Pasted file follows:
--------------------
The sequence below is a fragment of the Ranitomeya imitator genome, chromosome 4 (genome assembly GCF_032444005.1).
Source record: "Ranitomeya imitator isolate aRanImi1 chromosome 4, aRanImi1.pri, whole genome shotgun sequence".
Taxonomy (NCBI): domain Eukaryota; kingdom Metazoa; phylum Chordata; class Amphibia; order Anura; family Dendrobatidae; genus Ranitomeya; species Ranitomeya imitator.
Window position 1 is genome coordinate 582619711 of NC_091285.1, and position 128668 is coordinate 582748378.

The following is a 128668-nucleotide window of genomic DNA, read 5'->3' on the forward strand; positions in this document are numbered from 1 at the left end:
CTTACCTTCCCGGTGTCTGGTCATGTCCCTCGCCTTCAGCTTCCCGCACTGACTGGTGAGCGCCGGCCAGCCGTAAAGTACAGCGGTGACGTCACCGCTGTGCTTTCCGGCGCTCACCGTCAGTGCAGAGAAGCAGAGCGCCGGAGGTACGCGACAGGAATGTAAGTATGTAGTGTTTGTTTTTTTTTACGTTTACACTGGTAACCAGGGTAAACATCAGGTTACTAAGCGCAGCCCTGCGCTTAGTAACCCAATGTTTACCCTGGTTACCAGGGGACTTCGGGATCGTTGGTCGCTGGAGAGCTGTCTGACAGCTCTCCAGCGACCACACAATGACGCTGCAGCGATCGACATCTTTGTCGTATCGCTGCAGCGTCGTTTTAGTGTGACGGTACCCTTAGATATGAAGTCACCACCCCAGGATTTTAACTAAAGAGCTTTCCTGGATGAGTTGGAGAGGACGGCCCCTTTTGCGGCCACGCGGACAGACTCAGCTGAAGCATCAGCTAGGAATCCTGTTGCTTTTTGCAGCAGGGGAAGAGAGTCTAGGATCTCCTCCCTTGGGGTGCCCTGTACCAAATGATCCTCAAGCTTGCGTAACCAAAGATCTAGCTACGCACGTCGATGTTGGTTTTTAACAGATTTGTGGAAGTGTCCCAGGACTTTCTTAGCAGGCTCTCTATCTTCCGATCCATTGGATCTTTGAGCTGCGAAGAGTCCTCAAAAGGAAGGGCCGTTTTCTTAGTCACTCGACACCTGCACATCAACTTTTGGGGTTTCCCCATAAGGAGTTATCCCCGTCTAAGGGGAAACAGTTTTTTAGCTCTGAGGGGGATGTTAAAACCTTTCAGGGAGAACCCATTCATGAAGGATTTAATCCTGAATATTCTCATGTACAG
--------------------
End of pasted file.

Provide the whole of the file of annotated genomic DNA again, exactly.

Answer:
The sequence below is a fragment of the Ranitomeya imitator genome, chromosome 4 (genome assembly GCF_032444005.1).
Source record: "Ranitomeya imitator isolate aRanImi1 chromosome 4, aRanImi1.pri, whole genome shotgun sequence".
Taxonomy (NCBI): domain Eukaryota; kingdom Metazoa; phylum Chordata; class Amphibia; order Anura; family Dendrobatidae; genus Ranitomeya; species Ranitomeya imitator.
Window position 1 is genome coordinate 582619711 of NC_091285.1, and position 128668 is coordinate 582748378.

The following is a 128668-nucleotide window of genomic DNA, read 5'->3' on the forward strand; positions in this document are numbered from 1 at the left end:
CTTACCTTCCCGGTGTCTGGTCATGTCCCTCGCCTTCAGCTTCCCGCACTGACTGGTGAGCGCCGGCCAGCCGTAAAGTACAGCGGTGACGTCACCGCTGTGCTTTCCGGCGCTCACCGTCAGTGCAGAGAAGCAGAGCGCCGGAGGTACGCGACAGGAATGTAAGTATGTAGTGTTTGTTTTTTTTTACGTTTACACTGGTAACCAGGGTAAACATCAGGTTACTAAGCGCAGCCCTGCGCTTAGTAACCCAATGTTTACCCTGGTTACCAGGGGACTTCGGGATCGTTGGTCGCTGGAGAGCTGTCTGACAGCTCTCCAGCGACCACACAATGACGCTGCAGCGATCGACATCTTTGTCGTATCGCTGCAGCGTCGTTTTAGTGTGACGGTACCCTTAGATATGAAGTCACCACCCCAGGATTTTAACTAAAGAGCTTTCCTGGATGAGTTGGAGAGGACGGCCCCTTTTGCGGCCACGCGGACAGACTCAGCTGAAGCATCAGCTAGGAATCCTGTTGCTTTTTGCAGCAGGGGAAGAGAGTCTAGGATCTCCTCCCTTGGGGTGCCCTGTACCAAATGATCCTCAAGCTTGCGTAACCAAAGATCTAGCTACGCACGTCGATGTTGGTTTTTAACAGATTTGTGGAAGTGTCCCAGGACTTTCTTAGCAGGCTCTCTATCTTCCGATCCATTGGATCTTTGAGCTGCGAAGAGTCCTCAAAAGGAAGGGCCGTTTTCTTAGTCACTCGACACCTGCACATCAACTTTTGGGGTTTCCCCATAAGGAGTTATCCCCGTCTAAGGGGAAACAGTTTTTTAGCTCTGAGGGGGATGTTAAAACCTTTCAGGGAGAACCCATTCATGAAGGATTTAATCCTGAATATTCTCATGTACAG